Many institutional repositories were designed to store and provide access primarily to text based file formats, such as PDF and Microsoft Word, which replicate the format of traditional academic print journal articles. However, increased interest in the use of multimedia in education and scholarly communications, in part due to the transliteracy movement, has motivated institutional repositories to accept additional file formats.
Some repositories have started to store audio files, such as primary documents in oral history projects, and video files, such as seminars presented by guest lecturers. Most repositories are inherently capable of storing these files, because they are capable of storing any digital file type. The challenge, though, is in providing a level of findability and access for multimedia equivalent to the access provided for text based formats.
In addition to the typical metadata assigned to most items in digital libraries – title, author, and subject keywords – textual file formats are locatable due to fulltext search capabilities. The majority of the contents of PDF and Word documents in institutional repositories are indexed and made searchable through the standard web search button. Most digital repositories do not have a similar facility for audio and video files, because the underlying technology does not have the ability to “know” the full contents of non-textual files with any level of semantic understanding.
Users of institutional repositories, and the web in general, sometimes possess sensory impairments that can make access to information a challenge. Visual impairments can become barriers to access of textual materials in institutional repositories. Access for those with visual impairments has been addressed, to some degree, by the creation of web usability guidelines and specialized software that can read text out loud.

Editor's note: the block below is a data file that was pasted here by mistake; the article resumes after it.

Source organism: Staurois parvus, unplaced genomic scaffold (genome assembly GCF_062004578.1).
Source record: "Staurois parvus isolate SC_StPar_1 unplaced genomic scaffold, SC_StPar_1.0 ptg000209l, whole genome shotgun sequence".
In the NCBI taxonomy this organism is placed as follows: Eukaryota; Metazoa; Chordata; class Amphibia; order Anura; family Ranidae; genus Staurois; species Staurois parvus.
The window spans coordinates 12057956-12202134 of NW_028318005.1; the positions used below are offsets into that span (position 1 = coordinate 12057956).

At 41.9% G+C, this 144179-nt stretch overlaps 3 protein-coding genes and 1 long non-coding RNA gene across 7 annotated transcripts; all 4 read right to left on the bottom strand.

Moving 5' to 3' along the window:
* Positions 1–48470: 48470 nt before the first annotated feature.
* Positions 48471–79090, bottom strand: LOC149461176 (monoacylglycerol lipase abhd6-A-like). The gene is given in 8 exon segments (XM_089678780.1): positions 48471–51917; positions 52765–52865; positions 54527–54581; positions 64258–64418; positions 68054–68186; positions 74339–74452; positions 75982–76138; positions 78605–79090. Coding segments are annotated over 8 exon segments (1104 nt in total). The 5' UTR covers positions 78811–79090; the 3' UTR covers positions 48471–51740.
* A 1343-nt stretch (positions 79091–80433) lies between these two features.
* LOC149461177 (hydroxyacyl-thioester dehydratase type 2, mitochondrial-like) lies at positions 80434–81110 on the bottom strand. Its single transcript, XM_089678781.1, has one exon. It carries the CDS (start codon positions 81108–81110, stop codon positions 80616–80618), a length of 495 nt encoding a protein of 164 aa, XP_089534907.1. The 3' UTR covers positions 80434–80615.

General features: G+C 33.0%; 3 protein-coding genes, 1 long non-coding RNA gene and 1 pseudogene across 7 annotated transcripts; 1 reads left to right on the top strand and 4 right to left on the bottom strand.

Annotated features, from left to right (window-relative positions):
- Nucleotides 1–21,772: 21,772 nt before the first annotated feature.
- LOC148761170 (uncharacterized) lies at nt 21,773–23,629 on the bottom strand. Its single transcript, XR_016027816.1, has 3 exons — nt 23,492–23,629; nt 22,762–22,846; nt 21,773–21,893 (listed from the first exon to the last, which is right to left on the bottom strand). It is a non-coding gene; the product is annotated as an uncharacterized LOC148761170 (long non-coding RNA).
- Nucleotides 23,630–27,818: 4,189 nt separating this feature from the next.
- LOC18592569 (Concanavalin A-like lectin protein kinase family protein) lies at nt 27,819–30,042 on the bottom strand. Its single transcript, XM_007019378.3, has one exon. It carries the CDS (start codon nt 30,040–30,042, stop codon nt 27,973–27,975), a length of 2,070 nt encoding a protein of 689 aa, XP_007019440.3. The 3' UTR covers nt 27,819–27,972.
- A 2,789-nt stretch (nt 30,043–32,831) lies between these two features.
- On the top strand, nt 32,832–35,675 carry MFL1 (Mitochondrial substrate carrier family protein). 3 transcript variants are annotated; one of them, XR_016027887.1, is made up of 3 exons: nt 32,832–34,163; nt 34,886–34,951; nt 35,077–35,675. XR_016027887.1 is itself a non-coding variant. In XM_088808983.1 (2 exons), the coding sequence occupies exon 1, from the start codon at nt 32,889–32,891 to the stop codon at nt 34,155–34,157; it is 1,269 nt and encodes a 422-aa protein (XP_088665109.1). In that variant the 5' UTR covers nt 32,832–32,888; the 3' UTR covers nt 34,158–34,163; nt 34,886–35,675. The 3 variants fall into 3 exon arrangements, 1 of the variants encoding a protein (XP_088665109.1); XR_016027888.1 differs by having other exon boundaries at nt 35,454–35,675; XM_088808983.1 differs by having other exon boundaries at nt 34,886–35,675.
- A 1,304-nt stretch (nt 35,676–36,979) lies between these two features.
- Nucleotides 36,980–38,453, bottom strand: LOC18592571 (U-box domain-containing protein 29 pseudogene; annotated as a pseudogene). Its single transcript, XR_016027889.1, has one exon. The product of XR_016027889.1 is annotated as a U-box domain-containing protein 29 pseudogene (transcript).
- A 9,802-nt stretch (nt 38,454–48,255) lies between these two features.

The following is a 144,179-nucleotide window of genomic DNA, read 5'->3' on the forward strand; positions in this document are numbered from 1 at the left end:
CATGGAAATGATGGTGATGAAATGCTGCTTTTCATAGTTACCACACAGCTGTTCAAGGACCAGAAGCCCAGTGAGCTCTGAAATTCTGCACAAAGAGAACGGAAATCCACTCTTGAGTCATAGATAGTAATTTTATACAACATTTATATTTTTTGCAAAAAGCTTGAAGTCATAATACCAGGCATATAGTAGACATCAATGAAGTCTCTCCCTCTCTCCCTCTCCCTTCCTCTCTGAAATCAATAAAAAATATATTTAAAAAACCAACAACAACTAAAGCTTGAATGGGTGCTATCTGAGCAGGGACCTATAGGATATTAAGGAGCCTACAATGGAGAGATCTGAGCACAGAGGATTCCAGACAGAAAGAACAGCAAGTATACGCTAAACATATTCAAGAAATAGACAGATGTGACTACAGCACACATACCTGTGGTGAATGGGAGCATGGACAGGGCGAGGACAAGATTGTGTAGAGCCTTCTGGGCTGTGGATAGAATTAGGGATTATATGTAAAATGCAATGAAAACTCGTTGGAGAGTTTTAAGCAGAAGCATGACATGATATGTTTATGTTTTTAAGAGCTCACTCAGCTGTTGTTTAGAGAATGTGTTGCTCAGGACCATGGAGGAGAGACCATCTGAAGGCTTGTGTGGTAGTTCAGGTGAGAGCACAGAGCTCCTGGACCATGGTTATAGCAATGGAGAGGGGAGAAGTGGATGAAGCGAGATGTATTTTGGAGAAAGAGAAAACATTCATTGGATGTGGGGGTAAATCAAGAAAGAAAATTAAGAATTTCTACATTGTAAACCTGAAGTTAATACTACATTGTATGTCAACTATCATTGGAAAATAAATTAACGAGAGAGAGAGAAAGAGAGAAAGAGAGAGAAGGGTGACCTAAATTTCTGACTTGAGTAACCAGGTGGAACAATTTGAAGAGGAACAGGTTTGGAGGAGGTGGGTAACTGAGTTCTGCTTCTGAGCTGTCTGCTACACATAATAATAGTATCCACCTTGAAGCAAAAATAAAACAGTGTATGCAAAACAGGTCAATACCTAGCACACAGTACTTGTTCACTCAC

Similarly, as institutional repositories begin to collect content items that are primarily based on sound, issues in access for those with auditory impairments may surface. There are fewer guidelines and tools in providing access for these impairments. One bright spot is that many media players now provide the capability to play text captions, or subtitles, in the video viewing area.
Even users without auditory impairments may at times wish to deal with textual versions of information when audio would be inappropriate, or when attempting to save time.
Transcription as a means of improving findability and access
Transcription is one way to improve findability and access for items whose information content is primarily based on the spoken word. A document is created that contains a textual version of the spoken audio in a multimedia file. The textual document serves as a means for the system to provide indexing of the full informational content of the item. Additionally, the textual document provides access to those who prefer or a need a version of the information that can be read.
Benefits of automation and integration
Library hosted repositories face occasional obstacles to recruiting new content. One such obstacle is the lack of staff time to provide metadata values for available digitized and born digital items. Libraries may soon be faced with a large amount of digital content to place online, but not enough time to describe it. Automating the transcription process is one means of getting items online quickly and less expensively. Items of special import can be transcribed manually by expert staff as they are located by searching for keywords in the automated transcriptions.
There are benefits to integrating this automation with institutional repository software. As items are automatically transcribed, the newly created transcriptions can be placed in the repository items alongside the original content.